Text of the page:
Welcome to Leading Disruption, a weekly letter about disruptive leadership in a transforming world. Every week we’ll discover how the best leaders set strategy, build culture, and manage uncertainty all in service of driving disruptive, transformative growth.
The question of the hour is this: What IS leadership?
Leadership is creating change. It’s a mindset, not a title. A leader is someone who sees a problem or an opportunity, and decides to make it happen.
(If you’re not creating change then you’re not a leader, you’re a manager. Which is fine! We need good managers who make sure things are done efficiently. But when things need to change, a leader must step in.)
How does leadership work?
Leaders create change through their ability to form relationships. Leadership is a relationship between somebody (you!) who aspires to create change, and the people they inspire to make that change happen.
One of the most important challenges that we face today as leaders is, how do we form those relationships in a hybrid remote/in-person environment? How does the way we lead need to change and adapt?
After all, we’re facing so many transformations:
- Technological transformations are forcing us to form and deepen relationships in different ways.
- A pandemic created an entirely new sense of what it means to work and be on a team. There’s a stronger sense of agency among employees and team members that imbues a new sense of control, accountability and ownership over the outcomes. That is going to challenge and change leadership!
- The social and economic justice uprising and awareness requires that leaders ensure that everybody who has the skills also has the opportunities to advance as far as possible in their lives and careers.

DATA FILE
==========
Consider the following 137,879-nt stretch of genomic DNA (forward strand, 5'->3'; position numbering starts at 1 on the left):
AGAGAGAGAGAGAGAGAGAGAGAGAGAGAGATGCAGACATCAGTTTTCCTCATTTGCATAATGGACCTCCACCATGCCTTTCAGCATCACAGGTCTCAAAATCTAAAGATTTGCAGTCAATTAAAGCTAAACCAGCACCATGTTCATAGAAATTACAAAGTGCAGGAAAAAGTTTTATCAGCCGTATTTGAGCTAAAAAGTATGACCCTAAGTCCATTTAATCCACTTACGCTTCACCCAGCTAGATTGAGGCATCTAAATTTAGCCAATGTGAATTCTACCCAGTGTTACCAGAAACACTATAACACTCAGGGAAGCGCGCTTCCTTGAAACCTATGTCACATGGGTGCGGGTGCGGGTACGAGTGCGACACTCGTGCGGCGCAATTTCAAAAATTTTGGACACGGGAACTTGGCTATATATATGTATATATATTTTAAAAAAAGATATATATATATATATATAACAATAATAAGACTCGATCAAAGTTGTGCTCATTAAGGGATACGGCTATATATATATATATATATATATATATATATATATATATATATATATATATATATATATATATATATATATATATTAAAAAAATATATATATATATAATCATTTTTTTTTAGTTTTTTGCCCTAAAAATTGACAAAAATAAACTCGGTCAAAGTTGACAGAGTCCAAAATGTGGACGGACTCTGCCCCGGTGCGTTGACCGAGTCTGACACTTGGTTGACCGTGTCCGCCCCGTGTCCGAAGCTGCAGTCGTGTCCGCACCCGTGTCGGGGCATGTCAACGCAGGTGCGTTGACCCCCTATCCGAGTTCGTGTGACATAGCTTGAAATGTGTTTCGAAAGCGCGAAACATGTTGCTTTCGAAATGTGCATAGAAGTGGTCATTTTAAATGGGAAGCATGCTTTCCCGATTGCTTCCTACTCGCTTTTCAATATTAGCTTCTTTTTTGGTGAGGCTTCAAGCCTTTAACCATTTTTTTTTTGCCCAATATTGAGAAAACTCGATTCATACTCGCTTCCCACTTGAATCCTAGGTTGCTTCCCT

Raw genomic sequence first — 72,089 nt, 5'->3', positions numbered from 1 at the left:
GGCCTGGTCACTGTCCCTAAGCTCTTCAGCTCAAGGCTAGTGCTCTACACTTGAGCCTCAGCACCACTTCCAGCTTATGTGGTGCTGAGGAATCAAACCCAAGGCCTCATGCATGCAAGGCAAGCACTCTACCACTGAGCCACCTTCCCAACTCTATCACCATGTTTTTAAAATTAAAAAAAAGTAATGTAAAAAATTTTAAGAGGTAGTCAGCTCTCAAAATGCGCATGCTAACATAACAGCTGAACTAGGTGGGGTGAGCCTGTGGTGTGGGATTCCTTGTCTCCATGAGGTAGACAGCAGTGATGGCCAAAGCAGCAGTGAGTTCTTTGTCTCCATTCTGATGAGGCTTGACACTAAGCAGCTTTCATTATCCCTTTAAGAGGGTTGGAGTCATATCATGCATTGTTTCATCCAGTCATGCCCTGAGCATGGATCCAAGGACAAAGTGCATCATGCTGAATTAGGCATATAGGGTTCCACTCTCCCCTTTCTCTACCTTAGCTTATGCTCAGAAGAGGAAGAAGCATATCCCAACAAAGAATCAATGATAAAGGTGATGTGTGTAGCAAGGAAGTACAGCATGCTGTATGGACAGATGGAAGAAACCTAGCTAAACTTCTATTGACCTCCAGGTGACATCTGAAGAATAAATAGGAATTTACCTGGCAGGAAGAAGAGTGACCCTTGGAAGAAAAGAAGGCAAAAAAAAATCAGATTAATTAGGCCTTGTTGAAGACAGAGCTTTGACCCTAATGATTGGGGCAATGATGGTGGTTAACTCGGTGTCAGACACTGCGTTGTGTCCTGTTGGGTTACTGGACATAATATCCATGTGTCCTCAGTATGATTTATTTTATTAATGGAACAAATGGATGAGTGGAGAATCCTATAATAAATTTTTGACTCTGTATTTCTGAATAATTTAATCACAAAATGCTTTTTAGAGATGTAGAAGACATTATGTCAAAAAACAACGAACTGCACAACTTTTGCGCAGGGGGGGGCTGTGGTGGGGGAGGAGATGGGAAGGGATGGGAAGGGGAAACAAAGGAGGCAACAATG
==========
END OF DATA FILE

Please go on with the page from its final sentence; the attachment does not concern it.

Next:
How do we thrive in this highly disrupted world? And how do we set course for the change we see? The more audacious the change the harder the path will be, and the more we’re going to need strong relationships so that we overcome the inevitable roadblocks.
If you’re reading this, you are a leader — or an aspiring one. So I want to share what I see as the most important new competencies of disruptive leaders today, so you can consciously hone your skills.
Establish Credibility via Digital Channels
Credibility comes from your ability to execute and your ability to listen to and reflect the needs and concerns of your followers. No one forms the relationships of a leader without listening. I like to quote from the ancient Greek philosopher Epictetus: “we were born with two ears and one mouth so that we can listen twice as much as we speak.”
How we listen and speak is now different because of digital communications. Listening is done with our eyes and requires careful reading of emails, Slack messages, and social media posts. Speaking requires fluency in digital channels, ranging from LinkedIn to collaboration platforms — and intentionally using these channels to move your work forward.
Leaders: Are you speaking and listening digitally in proportion to your two ears and one mouth?
Develop and Demonstrate Empathy